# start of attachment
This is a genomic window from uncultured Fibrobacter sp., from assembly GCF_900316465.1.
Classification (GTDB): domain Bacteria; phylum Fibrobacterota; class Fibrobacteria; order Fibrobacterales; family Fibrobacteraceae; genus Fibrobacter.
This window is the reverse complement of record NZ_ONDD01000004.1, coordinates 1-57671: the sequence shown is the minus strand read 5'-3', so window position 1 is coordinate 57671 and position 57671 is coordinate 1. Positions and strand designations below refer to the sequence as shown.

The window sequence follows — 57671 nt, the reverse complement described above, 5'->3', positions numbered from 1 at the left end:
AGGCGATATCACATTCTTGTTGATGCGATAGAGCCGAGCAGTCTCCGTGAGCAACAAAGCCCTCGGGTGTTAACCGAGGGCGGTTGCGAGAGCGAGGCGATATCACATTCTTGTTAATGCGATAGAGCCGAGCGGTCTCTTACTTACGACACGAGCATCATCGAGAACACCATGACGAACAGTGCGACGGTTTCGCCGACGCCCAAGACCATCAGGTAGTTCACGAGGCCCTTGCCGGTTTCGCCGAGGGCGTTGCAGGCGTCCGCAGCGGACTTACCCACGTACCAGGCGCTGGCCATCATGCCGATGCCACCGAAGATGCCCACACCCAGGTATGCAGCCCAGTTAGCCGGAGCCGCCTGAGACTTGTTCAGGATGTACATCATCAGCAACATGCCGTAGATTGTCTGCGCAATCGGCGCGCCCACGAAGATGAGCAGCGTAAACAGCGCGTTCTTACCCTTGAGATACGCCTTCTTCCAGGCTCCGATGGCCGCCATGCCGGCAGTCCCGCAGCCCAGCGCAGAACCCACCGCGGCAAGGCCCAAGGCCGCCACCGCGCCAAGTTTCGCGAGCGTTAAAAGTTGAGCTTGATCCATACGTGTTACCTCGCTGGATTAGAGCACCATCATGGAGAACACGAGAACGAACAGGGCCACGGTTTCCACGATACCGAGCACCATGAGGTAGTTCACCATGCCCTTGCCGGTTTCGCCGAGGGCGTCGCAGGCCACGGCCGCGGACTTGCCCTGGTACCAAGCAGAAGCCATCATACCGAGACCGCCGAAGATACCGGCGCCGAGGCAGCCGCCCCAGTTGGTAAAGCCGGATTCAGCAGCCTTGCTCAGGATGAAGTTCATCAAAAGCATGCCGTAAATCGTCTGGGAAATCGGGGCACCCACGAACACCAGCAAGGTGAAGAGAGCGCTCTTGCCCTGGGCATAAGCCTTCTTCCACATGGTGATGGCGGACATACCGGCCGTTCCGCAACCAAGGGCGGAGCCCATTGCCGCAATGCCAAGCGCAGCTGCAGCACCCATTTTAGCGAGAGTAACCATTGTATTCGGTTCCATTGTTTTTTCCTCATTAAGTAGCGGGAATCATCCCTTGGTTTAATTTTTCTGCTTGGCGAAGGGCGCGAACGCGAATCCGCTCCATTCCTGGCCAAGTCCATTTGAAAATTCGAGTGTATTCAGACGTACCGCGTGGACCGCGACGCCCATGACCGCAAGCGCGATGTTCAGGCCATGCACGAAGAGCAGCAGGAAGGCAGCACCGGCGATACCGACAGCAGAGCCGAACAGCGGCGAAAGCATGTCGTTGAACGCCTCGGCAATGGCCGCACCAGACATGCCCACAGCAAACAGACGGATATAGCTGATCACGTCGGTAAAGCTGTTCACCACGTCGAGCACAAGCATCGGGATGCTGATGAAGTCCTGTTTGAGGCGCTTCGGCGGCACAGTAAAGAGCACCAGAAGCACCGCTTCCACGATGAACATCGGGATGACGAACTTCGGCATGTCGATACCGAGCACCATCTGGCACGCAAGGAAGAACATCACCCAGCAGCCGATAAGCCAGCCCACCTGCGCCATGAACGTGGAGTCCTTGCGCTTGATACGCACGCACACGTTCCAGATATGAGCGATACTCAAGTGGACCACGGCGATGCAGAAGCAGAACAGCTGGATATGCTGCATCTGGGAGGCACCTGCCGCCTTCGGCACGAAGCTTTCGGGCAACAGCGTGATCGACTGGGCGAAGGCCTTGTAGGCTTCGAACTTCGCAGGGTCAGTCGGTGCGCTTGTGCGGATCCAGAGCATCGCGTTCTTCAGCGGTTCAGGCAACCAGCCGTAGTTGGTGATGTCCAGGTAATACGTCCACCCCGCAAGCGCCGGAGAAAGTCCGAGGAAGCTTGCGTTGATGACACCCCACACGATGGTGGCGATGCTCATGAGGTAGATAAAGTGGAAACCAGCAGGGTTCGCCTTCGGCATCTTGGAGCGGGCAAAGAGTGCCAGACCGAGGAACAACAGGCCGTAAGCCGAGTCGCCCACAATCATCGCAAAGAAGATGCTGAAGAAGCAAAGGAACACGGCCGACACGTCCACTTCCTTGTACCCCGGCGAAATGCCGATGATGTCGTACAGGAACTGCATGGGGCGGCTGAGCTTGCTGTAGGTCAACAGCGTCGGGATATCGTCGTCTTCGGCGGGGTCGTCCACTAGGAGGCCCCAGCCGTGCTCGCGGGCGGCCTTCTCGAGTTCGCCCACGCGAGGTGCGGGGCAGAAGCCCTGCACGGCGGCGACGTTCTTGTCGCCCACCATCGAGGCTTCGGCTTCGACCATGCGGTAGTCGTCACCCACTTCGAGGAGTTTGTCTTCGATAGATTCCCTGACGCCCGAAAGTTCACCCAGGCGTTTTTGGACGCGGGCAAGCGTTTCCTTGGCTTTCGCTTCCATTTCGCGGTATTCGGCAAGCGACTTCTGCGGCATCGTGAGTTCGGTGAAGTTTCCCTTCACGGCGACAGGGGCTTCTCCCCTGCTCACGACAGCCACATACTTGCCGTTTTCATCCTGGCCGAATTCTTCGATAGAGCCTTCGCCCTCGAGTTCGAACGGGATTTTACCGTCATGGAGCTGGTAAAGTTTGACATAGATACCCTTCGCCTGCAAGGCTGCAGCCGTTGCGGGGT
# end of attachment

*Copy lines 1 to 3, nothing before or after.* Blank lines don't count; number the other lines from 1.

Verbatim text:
This is a genomic window from uncultured Fibrobacter sp., from assembly GCF_900316465.1.
Classification (GTDB): domain Bacteria; phylum Fibrobacterota; class Fibrobacteria; order Fibrobacterales; family Fibrobacteraceae; genus Fibrobacter.
This window is the reverse complement of record NZ_ONDD01000004.1, coordinates 1-57671: the sequence shown is the minus strand read 5'-3', so window position 1 is coordinate 57671 and position 57671 is coordinate 1. Positions and strand designations below refer to the sequence as shown.